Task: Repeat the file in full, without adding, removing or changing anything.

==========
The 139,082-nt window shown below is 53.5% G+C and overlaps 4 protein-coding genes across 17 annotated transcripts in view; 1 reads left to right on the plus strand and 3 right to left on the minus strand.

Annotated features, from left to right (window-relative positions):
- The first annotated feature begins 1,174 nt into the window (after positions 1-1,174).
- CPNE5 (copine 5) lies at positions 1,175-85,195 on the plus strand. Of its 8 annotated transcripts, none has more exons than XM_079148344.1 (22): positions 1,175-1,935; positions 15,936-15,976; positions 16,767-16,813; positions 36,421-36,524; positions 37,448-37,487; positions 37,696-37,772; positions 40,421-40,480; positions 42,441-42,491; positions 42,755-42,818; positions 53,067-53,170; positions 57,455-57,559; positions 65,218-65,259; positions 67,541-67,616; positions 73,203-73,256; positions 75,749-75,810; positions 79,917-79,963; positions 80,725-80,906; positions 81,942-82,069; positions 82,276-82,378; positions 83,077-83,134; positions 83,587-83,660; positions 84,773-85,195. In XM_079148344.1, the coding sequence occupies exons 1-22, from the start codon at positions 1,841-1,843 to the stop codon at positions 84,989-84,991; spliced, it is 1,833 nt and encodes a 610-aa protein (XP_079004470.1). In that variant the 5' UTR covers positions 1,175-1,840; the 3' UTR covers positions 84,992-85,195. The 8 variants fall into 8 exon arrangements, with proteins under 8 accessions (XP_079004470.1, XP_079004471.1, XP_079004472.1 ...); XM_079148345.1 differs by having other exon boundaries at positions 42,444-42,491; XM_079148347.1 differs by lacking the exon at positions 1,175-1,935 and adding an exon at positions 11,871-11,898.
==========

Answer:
The 139,082-nt window shown below is 53.5% G+C and overlaps 4 protein-coding genes across 17 annotated transcripts in view; 1 reads left to right on the plus strand and 3 right to left on the minus strand.

Annotated features, from left to right (window-relative positions):
- The first annotated feature begins 1,174 nt into the window (after positions 1-1,174).
- CPNE5 (copine 5) lies at positions 1,175-85,195 on the plus strand. Of its 8 annotated transcripts, none has more exons than XM_079148344.1 (22): positions 1,175-1,935; positions 15,936-15,976; positions 16,767-16,813; positions 36,421-36,524; positions 37,448-37,487; positions 37,696-37,772; positions 40,421-40,480; positions 42,441-42,491; positions 42,755-42,818; positions 53,067-53,170; positions 57,455-57,559; positions 65,218-65,259; positions 67,541-67,616; positions 73,203-73,256; positions 75,749-75,810; positions 79,917-79,963; positions 80,725-80,906; positions 81,942-82,069; positions 82,276-82,378; positions 83,077-83,134; positions 83,587-83,660; positions 84,773-85,195. In XM_079148344.1, the coding sequence occupies exons 1-22, from the start codon at positions 1,841-1,843 to the stop codon at positions 84,989-84,991; spliced, it is 1,833 nt and encodes a 610-aa protein (XP_079004470.1). In that variant the 5' UTR covers positions 1,175-1,840; the 3' UTR covers positions 84,992-85,195. The 8 variants fall into 8 exon arrangements, with proteins under 8 accessions (XP_079004470.1, XP_079004471.1, XP_079004472.1 ...); XM_079148345.1 differs by having other exon boundaries at positions 42,444-42,491; XM_079148347.1 differs by lacking the exon at positions 1,175-1,935 and adding an exon at positions 11,871-11,898.